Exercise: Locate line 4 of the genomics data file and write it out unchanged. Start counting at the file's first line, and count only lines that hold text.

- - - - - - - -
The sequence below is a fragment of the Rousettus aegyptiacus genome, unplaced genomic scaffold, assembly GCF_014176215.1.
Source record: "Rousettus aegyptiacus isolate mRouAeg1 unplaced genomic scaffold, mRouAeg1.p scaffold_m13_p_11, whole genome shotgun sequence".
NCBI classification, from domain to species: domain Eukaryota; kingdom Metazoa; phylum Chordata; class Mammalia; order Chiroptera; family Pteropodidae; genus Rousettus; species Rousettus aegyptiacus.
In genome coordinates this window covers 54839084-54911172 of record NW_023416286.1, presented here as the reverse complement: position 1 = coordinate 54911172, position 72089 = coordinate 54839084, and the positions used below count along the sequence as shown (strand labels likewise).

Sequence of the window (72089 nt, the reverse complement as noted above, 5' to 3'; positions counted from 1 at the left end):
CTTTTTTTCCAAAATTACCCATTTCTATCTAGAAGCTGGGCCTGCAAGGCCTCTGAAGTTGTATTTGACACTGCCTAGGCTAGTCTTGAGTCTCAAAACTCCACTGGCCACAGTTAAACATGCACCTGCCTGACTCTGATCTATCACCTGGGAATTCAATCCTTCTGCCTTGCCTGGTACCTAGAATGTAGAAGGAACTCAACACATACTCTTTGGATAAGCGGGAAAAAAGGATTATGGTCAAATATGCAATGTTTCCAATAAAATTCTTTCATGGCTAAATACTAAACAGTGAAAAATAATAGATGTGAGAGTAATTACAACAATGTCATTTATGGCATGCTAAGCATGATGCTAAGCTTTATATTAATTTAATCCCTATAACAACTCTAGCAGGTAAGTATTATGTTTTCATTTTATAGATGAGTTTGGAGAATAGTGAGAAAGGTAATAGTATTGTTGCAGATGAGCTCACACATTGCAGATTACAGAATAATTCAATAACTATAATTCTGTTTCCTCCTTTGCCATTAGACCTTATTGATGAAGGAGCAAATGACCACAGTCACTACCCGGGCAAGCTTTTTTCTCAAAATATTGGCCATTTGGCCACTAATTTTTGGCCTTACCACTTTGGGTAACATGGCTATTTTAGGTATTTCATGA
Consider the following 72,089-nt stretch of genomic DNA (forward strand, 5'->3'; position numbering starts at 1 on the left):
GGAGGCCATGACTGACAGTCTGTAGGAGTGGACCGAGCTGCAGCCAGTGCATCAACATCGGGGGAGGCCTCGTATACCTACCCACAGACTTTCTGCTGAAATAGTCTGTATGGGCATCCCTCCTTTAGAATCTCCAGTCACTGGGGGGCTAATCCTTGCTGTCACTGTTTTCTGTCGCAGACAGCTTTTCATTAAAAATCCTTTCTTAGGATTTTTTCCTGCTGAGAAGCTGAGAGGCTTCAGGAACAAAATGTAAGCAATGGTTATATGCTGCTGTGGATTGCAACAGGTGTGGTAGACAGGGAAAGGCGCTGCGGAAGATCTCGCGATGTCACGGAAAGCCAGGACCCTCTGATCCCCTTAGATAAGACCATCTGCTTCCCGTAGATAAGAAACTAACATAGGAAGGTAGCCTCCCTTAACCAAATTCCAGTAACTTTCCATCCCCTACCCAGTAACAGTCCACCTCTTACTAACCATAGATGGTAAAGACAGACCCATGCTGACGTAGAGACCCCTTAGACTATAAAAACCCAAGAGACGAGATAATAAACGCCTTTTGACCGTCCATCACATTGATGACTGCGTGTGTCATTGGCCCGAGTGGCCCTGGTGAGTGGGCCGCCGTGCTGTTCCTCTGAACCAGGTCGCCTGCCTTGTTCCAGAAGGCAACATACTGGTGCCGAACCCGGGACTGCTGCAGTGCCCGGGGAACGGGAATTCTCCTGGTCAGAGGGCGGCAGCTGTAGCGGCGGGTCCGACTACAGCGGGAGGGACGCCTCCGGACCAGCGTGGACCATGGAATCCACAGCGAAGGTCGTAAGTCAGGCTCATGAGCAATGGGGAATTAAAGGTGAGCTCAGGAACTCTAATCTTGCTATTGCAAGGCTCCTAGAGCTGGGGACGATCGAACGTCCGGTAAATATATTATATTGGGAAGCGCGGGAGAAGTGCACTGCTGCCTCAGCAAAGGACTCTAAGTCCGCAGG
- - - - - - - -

In genome coordinates this window covers 54839084-54911172 of record NW_023416286.1, presented here as the reverse complement: position 1 = coordinate 54911172, position 72089 = coordinate 54839084, and the positions used below count along the sequence as shown (strand labels likewise).